“Noah’s Wife” by T. K. Thorne

From the back:

Noah’s wife is Na’amah, a beautiful, brilliant girl with a form of autism (now) known as Asperger’s. She wishes only to be a shepherdess on her beloved hills in ancient Turkey—a desire shattered by her powerful brother’s hatred, the love of two men, and a looming disaster only she knows is coming.

Noah's WifeI got this book in the Historical Novel Society Conference goodie-bag and was intrigued. Asperger Syndrome runs in my family, so I was curious as to how T. K. Thorne would handle that aspect of her debut novel. She states in her “Acknowledgements” and “Postscript” that she doesn’t have AS and relied on research and particularly the writings of Dr. Temple Grandin, a well-known speaker and writer on the topic. (Dr. Grandin is autistic.) For the most part, I felt Thorne got it right. As she notes, this is a neurological condition that runs a vast spectrum of behaviors and can present as a severe disability up to creative genius. Every person with AS presents differently, but they all share a common difficulty with social engagement. They are “clueless” until they figure out, or someone teaches them, the social rules that most children seem to absorb with no instruction. There’s no reason to believe AS didn’t exist in 5500 BCE, but, from a Darwinian point of view, it was probably very rare. Loners, folks who didn’t “belong” or conform to group norms, would have had a significant survival disadvantage. This is how Na’amah describes herself:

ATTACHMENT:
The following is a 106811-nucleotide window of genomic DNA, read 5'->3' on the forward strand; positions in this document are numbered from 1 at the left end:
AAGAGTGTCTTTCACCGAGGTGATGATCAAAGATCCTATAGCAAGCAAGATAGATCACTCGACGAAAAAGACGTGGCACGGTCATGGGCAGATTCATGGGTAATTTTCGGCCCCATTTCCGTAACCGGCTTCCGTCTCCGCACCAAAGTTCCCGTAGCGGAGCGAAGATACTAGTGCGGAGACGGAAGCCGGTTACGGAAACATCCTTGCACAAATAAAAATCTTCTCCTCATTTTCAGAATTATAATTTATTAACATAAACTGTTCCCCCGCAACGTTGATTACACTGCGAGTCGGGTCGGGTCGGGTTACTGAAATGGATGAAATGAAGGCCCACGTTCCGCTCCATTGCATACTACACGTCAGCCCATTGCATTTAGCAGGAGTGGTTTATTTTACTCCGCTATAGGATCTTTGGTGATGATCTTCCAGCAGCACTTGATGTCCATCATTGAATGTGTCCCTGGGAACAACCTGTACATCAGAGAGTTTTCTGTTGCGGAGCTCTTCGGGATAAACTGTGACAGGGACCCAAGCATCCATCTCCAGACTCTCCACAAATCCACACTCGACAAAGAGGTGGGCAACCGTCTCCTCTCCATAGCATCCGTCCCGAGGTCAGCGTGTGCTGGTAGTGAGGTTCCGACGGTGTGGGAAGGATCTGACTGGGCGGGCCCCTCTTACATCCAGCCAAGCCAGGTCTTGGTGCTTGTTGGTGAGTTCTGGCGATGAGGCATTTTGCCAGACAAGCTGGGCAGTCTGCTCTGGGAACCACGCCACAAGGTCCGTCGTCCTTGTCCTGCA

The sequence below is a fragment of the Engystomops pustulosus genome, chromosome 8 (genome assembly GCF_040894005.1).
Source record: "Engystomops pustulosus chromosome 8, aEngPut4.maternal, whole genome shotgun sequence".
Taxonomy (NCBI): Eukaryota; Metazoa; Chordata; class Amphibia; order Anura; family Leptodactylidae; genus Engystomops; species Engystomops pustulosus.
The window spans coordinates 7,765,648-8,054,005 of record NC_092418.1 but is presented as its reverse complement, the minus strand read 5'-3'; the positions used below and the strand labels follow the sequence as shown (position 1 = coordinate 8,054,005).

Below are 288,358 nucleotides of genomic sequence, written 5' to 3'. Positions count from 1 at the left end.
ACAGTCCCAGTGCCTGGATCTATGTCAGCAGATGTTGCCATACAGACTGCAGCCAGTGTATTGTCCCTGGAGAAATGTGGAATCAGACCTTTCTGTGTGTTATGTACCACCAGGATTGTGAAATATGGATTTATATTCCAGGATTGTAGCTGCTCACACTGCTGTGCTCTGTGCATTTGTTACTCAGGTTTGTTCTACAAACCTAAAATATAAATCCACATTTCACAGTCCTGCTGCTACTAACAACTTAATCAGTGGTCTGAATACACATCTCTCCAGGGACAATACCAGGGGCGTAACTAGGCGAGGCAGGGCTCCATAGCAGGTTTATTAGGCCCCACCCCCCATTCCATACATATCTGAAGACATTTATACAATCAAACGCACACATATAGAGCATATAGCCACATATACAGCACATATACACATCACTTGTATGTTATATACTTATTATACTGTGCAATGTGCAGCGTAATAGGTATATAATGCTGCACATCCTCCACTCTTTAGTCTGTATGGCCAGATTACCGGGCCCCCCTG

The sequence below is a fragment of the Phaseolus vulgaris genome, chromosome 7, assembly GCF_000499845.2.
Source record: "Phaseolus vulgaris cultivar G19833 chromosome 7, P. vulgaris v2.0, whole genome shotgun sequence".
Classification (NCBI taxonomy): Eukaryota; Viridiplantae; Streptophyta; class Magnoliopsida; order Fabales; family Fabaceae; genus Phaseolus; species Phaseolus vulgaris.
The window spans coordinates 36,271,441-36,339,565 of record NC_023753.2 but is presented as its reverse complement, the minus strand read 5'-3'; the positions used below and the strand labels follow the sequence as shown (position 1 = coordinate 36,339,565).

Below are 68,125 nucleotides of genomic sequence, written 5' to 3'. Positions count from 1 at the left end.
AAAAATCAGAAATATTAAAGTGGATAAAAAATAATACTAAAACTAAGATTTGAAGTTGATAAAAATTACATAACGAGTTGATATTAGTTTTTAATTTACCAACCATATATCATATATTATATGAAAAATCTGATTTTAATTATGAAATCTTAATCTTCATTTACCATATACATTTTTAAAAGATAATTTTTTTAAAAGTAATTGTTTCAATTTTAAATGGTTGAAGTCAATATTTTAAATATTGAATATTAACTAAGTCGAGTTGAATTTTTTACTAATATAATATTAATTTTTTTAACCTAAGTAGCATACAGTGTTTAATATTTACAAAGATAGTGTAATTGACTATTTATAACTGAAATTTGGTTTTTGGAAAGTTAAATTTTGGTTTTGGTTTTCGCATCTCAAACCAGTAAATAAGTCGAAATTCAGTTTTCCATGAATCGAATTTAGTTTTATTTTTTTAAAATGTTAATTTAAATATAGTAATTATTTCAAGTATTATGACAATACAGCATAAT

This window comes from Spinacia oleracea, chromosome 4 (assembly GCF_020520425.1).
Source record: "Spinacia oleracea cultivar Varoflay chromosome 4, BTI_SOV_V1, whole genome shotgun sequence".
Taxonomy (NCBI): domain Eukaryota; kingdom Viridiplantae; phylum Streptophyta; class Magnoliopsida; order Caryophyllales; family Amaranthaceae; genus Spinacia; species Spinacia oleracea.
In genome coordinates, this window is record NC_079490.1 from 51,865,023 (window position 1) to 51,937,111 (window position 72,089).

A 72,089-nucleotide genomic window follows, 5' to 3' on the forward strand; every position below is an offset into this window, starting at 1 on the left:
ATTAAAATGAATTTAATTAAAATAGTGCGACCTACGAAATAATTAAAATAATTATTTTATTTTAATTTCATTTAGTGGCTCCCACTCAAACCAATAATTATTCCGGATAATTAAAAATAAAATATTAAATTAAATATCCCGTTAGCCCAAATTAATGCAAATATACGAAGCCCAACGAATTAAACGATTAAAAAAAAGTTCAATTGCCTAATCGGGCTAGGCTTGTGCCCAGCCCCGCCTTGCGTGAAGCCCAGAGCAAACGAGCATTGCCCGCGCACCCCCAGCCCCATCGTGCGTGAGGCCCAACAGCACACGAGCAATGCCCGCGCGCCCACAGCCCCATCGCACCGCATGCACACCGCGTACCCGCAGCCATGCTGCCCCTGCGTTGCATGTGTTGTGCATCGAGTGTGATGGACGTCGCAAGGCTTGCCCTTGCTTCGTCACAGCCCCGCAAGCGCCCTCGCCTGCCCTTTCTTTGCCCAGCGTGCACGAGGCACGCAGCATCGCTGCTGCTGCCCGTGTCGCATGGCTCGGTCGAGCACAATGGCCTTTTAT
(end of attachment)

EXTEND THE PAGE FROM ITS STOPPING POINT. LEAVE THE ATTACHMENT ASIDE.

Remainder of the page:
“My name, Na’amah, means pleasant or beautiful. I am not always pleasant, but I am beautiful. Perhaps that is why I am trundled atop this beast like a roll of hides for market and surrounded by grim-faced men. If my captors had bothered to ask me, I would have told them that their prize is of questionable value because my mind is damaged…Memories appear as images in my mind. Each word-sound I hear has its own color and shape and they fit together with the others in patterns that I can recall as easily as I can name every sheep on my hillside…I speak only truth, unwise as it may be, since lies distress me…my words and manner seem odd to other people. I am more comfortable with animals, who do not expect me to be any way than the way I am.”